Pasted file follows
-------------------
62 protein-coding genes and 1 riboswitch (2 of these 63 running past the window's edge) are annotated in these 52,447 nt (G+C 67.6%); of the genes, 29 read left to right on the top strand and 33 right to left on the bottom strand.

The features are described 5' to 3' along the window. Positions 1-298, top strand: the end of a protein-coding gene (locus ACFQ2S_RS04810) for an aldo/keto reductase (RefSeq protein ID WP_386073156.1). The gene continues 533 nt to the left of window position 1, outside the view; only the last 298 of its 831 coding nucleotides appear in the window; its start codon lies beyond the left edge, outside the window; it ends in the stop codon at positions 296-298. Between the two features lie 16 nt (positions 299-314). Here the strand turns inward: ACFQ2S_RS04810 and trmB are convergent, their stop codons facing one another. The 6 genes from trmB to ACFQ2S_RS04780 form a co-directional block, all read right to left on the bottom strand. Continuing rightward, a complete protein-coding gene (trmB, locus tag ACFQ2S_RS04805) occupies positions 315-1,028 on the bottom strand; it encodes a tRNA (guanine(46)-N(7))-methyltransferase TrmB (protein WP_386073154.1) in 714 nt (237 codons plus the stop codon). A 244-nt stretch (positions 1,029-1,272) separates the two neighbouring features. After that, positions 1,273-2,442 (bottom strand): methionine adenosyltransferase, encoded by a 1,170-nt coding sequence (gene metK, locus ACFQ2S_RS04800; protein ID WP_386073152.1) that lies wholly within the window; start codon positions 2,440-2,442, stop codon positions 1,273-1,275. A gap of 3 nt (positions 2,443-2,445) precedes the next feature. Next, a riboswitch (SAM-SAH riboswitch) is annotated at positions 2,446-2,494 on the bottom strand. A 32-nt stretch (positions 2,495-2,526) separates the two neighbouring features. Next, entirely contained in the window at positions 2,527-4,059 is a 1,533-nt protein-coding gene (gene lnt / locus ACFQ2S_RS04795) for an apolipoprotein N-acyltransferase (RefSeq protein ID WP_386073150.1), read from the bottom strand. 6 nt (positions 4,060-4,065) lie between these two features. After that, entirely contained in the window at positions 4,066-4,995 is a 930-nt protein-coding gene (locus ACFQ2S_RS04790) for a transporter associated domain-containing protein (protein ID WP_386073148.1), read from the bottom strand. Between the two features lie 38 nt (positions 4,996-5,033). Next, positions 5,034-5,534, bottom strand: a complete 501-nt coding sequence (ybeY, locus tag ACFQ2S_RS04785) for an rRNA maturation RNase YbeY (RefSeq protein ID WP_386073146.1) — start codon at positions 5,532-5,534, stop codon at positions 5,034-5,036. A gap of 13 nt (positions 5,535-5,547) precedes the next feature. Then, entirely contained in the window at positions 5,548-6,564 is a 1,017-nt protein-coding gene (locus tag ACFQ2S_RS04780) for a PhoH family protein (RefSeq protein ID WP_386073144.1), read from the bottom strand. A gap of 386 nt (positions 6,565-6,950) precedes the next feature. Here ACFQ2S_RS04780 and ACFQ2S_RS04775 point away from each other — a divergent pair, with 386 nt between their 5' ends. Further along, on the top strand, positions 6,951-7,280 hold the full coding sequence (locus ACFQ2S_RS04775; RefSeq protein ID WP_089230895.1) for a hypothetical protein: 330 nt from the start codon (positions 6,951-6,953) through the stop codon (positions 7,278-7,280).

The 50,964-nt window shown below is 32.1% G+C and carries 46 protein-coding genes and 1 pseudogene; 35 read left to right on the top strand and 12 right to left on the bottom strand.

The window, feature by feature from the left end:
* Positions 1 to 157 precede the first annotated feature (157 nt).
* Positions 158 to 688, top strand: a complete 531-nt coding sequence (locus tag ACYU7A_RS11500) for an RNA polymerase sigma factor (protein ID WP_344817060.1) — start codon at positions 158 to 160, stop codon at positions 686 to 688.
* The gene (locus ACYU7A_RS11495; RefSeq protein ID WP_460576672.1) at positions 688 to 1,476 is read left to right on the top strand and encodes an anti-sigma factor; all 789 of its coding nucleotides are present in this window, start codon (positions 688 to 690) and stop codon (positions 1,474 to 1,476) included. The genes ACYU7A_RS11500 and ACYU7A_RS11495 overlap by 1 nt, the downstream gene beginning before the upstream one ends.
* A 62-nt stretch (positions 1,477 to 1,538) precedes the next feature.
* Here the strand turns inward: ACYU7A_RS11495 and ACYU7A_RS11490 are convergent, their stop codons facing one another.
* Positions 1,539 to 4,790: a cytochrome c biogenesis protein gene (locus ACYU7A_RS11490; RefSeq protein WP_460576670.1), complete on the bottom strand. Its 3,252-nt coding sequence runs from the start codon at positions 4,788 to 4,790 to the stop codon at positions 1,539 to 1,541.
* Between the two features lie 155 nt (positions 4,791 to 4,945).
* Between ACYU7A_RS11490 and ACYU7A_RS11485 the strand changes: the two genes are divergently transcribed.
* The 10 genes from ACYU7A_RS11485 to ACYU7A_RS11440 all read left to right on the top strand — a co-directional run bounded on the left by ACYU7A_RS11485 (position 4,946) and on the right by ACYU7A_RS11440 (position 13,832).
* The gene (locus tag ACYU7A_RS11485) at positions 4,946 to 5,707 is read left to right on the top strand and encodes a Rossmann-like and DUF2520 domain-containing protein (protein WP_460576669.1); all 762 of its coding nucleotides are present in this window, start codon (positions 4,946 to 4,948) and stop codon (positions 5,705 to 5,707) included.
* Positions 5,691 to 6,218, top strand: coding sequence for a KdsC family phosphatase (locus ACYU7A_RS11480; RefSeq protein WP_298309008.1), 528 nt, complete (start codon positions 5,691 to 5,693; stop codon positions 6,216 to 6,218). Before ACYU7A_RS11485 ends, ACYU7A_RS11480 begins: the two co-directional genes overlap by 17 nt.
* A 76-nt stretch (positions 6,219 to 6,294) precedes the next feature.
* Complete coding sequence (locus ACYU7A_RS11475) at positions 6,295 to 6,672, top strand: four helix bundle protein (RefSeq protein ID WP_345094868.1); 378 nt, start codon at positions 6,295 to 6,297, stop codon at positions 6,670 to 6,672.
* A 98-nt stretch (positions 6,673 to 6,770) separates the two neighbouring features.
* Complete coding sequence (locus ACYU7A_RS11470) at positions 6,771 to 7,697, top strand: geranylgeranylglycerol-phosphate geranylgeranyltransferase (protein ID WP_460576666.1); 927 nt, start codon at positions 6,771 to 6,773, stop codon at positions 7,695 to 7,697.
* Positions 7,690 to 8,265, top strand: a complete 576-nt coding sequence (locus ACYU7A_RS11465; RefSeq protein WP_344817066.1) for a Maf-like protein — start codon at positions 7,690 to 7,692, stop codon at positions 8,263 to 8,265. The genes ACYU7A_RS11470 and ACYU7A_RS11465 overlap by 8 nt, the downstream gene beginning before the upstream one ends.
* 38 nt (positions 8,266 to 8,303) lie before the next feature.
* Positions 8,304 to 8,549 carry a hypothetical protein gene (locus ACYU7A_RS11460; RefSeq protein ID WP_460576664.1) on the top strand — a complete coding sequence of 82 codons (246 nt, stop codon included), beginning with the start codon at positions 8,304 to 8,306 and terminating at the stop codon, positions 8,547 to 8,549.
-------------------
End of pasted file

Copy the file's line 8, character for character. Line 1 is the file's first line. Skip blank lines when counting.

* A 62-nt stretch (positions 1,477 to 1,538) precedes the next feature.